Debacle at Amman: An Assessment of Women’s Gilas Pilipinas

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The Japan Women’s Basketball Team remained the queens of Asian basketball, edging out Australia in a 67-65 thriller. The victory, in a way, erased the pain of defeat they experienced against the Americans in the Tokyo Olympics. Also, the Japanese maintained their stranglehold in women’s basketball in this part of the world. They remain as favorites to vie for the crown in the upcoming FIBA Women’s World Cup in 2023.

Our Women’s Gilas Pilipinas, on the other hand, suffered a terrible beating in the group stage of the tournament. The Gilas Women experience in the FIBA Women’s Asia Cup exposed all the weaknesses that need to be addressed if they want to compete against the best in the world.

Assessing The Gilas Women - Game High PH

Walloped by 196

Gilas Pilipinas was crushed by a combined 196 points in the group stage. The disparity in height, talent, and lack of international experience was evident in the three games, and so does the lack of preparation as well as the youth. All of these factors make up for the fatal combination that led to the shellacking at Amman, Jordan.

China handed the team a 91-point beating in their first game. It was already over by the second quarter when the Chinese took advantage of their height and put Filipina big Claire Castro in early foul trouble. But even with her manning the middle, there was no stopping the Chinese juggernaut as they hoisted a 70-point lead after three quarters and easily coasted to victory.

Australia capitalized on their outside shooting and trap defense to steady but surely put away Gilas Pilipinas. They consistently pounded on our small guards and trapped them on the pick and roll. This allowed either their forwards to make mincemeat of our defense or have a field day shooting from long range. The result was a 64-point drubbing in the hands of the Australian Opals.

By contrast, in the opening quarter, the team showed excellent spirit against the ranked 34th Chinese-Taipei squad. However, the lack of cohesiveness and experience took its toll on the team as the game went along. Once Chinese-Taipei clamped down on our shooters, the game was eventually settled. Gilas Pilipinas was trounced by 41 points.

The team, however, got a consolation prize when the Philippines beat India, 74-70, in the classification phase. Anchored on the heroics of Ana Castillo and Janine Pontejos, the victory ensured that the country will not be at the bottom of the standings and will not be relegated to the FIBA Division B.


Assessing The Gilas Women - Game High PH

Murphy’s Law

Everything that could go wrong for the Gilas Women as they prepare for the FIBA Women’s Asia Cup did go wrong for them. Jack Animam was unavailable, and it deprived the team of much-needed height and ceiling. Some of the veterans and stalwarts were missing and were replaced by the relatively young and inexperienced.

Worse, they did not have enough time to prepare for the campaign. They only had two weeks — barely enough for a campaign of this magnitude. As the experience of their male counterparts in the 2019 FIBA World Cup and the FIBA Olympic qualifying tournament last July 2021, training, practice, and preparation showed they make a difference, even with a team that is full of youth and lacking experience.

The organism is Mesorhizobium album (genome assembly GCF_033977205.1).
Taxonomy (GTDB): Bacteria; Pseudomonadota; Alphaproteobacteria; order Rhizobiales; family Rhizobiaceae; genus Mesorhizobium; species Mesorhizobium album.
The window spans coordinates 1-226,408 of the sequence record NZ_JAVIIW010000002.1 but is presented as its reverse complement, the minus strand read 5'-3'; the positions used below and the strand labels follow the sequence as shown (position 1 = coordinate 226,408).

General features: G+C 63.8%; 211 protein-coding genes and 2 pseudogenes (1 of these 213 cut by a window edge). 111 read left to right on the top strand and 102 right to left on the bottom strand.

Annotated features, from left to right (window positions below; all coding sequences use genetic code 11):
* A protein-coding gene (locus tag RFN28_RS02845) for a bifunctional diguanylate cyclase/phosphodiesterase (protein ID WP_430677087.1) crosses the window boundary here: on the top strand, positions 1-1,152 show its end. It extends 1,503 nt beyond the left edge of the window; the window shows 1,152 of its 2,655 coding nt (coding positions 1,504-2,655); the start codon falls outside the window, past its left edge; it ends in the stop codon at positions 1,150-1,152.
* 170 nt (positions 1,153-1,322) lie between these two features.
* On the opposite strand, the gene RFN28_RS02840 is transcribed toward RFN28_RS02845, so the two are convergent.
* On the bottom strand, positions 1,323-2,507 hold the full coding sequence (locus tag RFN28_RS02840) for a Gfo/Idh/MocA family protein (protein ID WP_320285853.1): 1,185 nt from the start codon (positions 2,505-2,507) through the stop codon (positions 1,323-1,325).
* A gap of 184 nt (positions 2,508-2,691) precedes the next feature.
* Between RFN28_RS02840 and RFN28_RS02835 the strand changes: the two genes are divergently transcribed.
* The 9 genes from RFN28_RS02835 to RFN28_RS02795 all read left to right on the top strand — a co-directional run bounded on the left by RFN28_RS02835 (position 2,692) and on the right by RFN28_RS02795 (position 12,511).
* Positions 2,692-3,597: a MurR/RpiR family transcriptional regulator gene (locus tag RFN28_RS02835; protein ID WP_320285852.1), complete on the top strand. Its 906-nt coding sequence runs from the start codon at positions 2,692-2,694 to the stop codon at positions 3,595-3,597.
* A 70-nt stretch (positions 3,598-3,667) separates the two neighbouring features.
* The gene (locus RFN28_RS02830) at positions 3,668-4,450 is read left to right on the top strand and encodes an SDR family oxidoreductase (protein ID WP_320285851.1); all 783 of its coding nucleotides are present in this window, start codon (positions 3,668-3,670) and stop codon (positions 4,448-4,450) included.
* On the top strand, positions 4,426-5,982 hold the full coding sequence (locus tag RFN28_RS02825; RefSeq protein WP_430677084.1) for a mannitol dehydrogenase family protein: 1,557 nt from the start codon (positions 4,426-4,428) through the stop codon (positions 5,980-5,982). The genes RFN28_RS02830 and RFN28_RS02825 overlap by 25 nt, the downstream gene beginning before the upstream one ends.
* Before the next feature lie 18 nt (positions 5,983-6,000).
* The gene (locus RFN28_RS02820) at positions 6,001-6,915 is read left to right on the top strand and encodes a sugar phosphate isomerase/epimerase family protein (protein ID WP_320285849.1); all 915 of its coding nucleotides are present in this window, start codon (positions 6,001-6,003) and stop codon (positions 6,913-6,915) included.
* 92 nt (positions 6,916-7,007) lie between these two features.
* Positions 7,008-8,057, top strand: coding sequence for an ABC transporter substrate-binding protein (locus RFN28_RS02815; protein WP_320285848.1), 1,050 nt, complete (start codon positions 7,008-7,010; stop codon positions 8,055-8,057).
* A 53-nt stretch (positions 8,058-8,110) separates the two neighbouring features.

More than the lack of height, experience, and talent, it was the limited time for preparation that Patrick Aquino points to as the culprit behind the debacle. Aquino, of course, was right. With new players and some veterans unavailable, only adequate time for preparation could have saved Gilas Pilipinas from that fate that eventually befell them at Amman. Unfortunately, the present situation deprived the team of even that luxury.


How they should move forward?

Having enough preparation, however, will not address the fundamental problems of Gilas Women: the lack of height, talent, and athleticism. The prep phase will allow the team to perform better, but it is doubtful whether it will give the team a fighting chance, much less allow them to go over the top.

The team remains ranked no. 7 in Asia with their victory over India, but the difference between Gilas Women and the rest of Asia’s powerhouses is very glaring. To be crushed by such a huge margin in a field of eight is a serious matter, and if the Samahang Basketbol ng Pilipinas is serious about women’s basketball, it is high time they upgrade, go to the grassroots to develop young talent, and train our players to make it competitive not only in Asia but in the world.

They need to aggressively recruit in and out of the country to address our problem in the center and the forward position (and of course, ensure that they complete the requirements FIBA requires of them). Height is might in basketball, and the way the Chinese and Australians toyed around our players should open the eyes of our basketball leaders that we should have players capable of holding their own against those dominating centers if we want to really make it that far. There are those Europeans and Americans who are as tall, but more skilled and athletic.

Having said these, we tip our hats off to Gilas Women for their gallant stand.

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